Are you like me in that it drives me crazy when I purchase $50-$60 dollars of produce weekly and I don’t get to consume every last bit of it before some of it gets spoiled. Well,  I have been on the hunt to find out what the perfect methods are to keep them fresh.  And this is what I have come up with.
I found this great chart that shows you which should be refrigerated and which should be left out on counter. 
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I learned a few great tips from this chart.  First, I need to stop placing my onions in the same basket as my potato’s.  Second you should; 
Know Which Fruits and Veggies Produce Gas
Fruits and veggies naturally emit an odorless, harmless, and tasteless gas called ethylene, and some produce it in greater quantities than others. When ethylene-producing foods are stored next to ethylene-sensitive foods, the gas will speed up the ripening process of the other produce. This is great if you need to ripen a piece of produce, for example, pair an apple with an unripe avocado. However, if you don’t want to speed up the ripening (or decay) process, store or keep the following fruits and veggies separate.
Produce That Creates Ethylene Gas: Apples, apricots, avocados, ripening bananas, blueberries, cantaloupe, citrus fruit (not grapefruit), figs, grapes, green onions, honeydew, ripe kiwi fruit, mangoes, melons, mushrooms, nectarines, papayas, passion fruit, peaches, pears, peppers, pineapple, plums, prunes, tomatoes and watermelon.
Produce That Is Damaged by Ethylene Gas: Asparagus, broccoli, Brussels sprouts, cabbage, carrots, cauliflower, cucumbers, eggplant, green beans, kale, kiwi fruit, leafy greens, lettuce, parsley, peas, peppers, potatoes, romaine lettuce, spinach, squash, sweet potatoes, watercress and yams.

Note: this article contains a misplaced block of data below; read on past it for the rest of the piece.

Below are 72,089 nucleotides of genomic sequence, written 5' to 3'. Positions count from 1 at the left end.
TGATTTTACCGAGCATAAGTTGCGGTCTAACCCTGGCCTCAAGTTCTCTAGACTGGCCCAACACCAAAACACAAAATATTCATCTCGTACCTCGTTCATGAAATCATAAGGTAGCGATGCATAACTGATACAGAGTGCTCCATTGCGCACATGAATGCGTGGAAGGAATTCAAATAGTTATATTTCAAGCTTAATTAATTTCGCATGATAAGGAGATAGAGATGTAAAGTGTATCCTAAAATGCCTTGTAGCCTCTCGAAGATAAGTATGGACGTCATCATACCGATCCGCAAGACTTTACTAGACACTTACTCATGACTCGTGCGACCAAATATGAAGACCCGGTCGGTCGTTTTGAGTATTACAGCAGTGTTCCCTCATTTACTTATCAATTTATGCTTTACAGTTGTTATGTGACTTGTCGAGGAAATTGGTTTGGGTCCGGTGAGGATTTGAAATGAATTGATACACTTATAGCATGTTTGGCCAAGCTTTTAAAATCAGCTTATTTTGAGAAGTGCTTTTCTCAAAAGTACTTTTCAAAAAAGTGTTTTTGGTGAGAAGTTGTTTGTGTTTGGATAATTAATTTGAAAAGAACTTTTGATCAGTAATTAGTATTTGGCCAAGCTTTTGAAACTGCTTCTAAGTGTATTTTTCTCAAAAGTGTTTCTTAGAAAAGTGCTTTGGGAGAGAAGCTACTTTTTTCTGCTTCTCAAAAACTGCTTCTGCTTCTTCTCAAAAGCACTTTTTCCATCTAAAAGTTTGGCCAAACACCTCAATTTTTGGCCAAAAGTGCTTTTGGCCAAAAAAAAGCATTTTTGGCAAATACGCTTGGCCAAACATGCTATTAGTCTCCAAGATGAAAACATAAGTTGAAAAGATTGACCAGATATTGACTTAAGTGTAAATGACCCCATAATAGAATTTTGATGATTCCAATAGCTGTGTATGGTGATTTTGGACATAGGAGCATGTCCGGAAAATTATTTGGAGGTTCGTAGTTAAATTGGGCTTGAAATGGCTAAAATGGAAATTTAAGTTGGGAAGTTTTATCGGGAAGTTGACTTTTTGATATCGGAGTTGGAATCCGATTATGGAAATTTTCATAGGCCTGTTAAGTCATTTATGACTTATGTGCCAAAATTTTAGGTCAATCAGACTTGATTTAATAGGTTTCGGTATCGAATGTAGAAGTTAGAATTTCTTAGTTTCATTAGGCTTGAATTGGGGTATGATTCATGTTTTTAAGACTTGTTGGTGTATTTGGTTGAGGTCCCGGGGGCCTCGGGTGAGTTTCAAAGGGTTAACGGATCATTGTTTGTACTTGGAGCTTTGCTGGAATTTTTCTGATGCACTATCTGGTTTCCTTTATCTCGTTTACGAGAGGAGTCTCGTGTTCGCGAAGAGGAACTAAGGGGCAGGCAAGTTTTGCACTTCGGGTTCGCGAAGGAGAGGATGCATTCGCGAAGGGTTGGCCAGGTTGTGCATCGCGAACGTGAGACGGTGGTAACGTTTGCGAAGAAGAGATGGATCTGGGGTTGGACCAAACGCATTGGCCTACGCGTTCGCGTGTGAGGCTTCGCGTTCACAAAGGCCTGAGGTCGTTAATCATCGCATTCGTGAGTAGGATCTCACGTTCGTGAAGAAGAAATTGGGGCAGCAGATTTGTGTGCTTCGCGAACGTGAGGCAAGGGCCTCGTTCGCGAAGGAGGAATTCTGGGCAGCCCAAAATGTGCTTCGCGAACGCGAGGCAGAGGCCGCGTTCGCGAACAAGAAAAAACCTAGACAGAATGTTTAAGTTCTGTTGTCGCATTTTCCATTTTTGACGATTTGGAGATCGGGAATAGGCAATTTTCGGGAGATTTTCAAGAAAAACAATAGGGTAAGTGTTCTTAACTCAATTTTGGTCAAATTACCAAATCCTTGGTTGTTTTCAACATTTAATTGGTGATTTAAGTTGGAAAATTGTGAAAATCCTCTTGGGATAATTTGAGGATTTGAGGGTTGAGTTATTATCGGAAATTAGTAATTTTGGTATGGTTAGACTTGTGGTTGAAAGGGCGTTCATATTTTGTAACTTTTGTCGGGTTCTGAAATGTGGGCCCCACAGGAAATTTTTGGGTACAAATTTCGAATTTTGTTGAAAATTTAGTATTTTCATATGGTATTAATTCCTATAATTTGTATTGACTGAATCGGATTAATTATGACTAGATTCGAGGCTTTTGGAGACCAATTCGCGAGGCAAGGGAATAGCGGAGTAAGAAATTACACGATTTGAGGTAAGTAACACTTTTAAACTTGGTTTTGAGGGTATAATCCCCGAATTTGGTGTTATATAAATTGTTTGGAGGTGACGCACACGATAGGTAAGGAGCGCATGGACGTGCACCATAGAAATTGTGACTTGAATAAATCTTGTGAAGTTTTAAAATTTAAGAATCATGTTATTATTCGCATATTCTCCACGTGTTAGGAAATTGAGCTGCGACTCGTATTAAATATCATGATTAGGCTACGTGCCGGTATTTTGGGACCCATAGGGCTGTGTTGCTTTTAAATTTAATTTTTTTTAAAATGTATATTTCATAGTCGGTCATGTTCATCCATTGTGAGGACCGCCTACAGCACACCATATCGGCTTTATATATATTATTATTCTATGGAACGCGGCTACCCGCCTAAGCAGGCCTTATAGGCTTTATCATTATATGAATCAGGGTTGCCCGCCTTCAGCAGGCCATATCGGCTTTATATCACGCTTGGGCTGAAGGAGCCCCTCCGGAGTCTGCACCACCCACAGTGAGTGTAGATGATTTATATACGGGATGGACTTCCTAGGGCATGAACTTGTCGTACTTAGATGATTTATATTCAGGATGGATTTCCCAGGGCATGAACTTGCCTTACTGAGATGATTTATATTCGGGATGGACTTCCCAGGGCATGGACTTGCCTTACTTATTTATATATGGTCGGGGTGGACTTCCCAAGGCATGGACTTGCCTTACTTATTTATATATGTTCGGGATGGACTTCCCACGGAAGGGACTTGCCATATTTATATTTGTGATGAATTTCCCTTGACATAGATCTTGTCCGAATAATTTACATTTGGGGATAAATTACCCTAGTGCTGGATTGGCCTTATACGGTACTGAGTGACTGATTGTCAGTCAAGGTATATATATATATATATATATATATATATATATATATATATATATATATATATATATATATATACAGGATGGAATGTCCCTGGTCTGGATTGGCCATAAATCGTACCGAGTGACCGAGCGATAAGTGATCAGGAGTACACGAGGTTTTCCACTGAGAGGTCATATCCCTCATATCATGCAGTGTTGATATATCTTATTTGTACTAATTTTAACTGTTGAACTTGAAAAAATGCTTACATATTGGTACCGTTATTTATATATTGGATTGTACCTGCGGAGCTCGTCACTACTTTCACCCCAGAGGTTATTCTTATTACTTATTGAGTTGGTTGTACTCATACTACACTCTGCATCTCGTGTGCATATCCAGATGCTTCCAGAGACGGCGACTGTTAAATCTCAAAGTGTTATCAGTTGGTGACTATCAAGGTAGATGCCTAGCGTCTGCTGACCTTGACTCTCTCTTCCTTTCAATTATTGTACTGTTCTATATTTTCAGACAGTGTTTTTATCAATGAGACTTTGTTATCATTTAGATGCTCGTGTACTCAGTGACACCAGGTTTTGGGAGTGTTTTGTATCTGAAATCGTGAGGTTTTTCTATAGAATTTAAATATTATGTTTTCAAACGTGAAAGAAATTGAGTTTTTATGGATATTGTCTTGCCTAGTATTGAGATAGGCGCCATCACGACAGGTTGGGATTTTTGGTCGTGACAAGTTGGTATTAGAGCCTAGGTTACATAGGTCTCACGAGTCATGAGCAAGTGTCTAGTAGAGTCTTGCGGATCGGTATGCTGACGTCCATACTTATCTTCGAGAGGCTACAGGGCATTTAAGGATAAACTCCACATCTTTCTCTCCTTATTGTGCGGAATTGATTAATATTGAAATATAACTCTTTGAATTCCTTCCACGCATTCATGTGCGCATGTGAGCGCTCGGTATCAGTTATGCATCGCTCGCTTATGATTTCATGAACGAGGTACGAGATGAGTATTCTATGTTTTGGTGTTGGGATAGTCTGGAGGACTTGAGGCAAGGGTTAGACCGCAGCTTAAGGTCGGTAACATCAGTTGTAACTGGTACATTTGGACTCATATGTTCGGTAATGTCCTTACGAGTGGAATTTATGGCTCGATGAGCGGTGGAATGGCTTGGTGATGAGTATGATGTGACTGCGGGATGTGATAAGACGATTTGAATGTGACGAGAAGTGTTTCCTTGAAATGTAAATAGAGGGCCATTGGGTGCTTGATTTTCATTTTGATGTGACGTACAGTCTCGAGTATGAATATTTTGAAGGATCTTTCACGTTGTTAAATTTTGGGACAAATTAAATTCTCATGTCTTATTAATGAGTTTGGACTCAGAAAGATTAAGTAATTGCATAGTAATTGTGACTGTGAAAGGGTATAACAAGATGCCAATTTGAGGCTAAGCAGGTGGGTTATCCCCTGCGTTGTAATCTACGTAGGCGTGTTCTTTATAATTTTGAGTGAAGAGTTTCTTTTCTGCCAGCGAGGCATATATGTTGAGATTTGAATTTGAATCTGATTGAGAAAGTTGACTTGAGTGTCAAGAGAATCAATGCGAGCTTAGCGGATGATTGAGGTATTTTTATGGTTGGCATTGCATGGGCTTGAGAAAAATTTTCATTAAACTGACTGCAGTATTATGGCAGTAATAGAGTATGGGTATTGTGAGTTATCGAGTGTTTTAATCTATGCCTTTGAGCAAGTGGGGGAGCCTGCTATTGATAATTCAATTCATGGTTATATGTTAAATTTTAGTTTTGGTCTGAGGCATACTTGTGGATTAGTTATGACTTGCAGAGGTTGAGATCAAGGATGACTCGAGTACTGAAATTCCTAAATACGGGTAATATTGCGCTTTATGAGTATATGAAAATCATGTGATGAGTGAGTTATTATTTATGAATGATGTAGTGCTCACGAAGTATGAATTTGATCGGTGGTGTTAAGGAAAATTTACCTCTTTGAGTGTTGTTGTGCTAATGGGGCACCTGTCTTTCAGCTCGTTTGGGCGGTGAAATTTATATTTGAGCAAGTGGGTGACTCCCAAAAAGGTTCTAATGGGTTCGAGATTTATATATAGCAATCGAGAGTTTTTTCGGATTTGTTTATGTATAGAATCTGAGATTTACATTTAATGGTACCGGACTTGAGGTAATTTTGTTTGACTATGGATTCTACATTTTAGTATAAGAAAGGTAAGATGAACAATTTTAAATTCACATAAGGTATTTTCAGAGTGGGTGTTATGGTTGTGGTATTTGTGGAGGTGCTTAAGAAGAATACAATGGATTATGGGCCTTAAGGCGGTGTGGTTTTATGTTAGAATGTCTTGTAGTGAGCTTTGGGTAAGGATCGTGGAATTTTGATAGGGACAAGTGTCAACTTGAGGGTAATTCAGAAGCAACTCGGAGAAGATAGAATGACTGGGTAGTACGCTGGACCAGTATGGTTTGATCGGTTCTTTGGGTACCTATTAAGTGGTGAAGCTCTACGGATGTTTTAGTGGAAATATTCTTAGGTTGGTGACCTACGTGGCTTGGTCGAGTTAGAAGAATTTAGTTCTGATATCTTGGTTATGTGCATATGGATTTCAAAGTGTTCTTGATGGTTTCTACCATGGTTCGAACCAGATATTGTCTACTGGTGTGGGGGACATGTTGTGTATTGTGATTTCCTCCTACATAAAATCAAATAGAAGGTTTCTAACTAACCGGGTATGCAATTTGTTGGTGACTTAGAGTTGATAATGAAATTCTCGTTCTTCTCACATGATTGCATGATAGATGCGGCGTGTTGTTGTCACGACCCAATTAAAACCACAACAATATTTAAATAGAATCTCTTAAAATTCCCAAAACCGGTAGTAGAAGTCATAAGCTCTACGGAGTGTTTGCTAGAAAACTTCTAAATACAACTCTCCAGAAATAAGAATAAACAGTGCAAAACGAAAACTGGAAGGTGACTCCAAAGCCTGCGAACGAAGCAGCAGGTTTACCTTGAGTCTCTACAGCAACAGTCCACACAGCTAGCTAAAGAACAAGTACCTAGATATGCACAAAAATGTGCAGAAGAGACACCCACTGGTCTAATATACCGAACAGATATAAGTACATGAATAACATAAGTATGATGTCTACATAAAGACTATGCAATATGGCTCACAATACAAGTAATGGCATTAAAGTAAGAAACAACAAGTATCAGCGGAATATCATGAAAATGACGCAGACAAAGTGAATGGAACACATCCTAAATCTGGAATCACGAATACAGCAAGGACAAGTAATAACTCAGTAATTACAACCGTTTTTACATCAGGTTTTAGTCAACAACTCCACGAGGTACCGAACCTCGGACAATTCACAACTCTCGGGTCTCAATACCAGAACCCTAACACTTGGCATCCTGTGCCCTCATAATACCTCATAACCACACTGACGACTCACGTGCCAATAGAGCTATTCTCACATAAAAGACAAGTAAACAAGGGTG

Next you should know the life expectancy timelines;
Follow These Food Storage Guidelines
Produce Storage Life Expectancy

Apples

refrigerator (loose, not in bag)

up to 1 month

Apricots, Nectarines, Peaches, Plums

counter until ripe, then refrigerate in a bag

2-4 days

Artichokes refrigerator, in a bag 1-2 weeks
Asparagus refrigerator, trim stems, upright in a jar of water 3-4 days

Avocados

counter, store uneaten portion with the pit intact in a bag in the fridge

3-4 days

Bananas

counter

2 days

Berries & Cherries

covered in the fridge. Don’t wash until you use them (too much moisture in the package speeds spoilage).

1-2 days

Broccoli, Brussel Sprouts, Cauliflower

refrigerator, bag in the crisper

4-7 days

Carrots

refrigerator, take tops off

2 weeks

Celery

refrigerator, wrapped in aluminum foil

1-2 weeks

Citrus

room temperature of 60-70 degrees

1-2 weeks

Cucumber

refrigerator, bag in the crisper

4-5 days

Eggplant

cool, dry, dark place (counter, cupboard, basket)

3-4 days

Garlic

unpeeled – cool, dry, dark place;

peeled – sealed container in refrigerator or freezer

unpeeled – several months;

peeled – several weeks in refrigerator, months in freezer

Ginger store in refrigerator for up to 2 weeks, then freeze remainder

if refrigerated – 2-3 weeks; if frozen – 2 months

Grapes refrigerator, in a bag 1 week

Green Beans & Peas

refrigerator, in bag or container

3-5 days

Greens (lettuce, kale, spinach, cabbage)

refrigerator, bag in the crisper

1-2 weeks

Herbs (fresh)

refrigerator, trim stems, upright in a jar of water

1 week

Kiwis

counter until ripe, then refrigerate in a bag

3-4 days

Mangoes, Melons

counter until ripe, then refrigerate in a bag

4 – 7 days

Mushrooms

cool, dry dark place (counter, cupboard, basket) in a bag

2-3 days

Onions

cool, dry dark place (counter, cupboard, basket)

2 months

Pears

counter until ripe, then refrigerate in a bag

3-4 days

Peppers

refrigerator, bag in the crisper

4-5 days

Potatoes

cool, dry dark place (counter, cupboard, basket)

1-2 weeks

Root vegetables (radishes, beets, turnips)

refrigerator, leave greens on

1-2 weeks

Squash

cool, dry dark place (counter, cupboard, basket)

4-5 days

Tomatoes

counter, uncovered; refrigerate if very ripe

2-3 days

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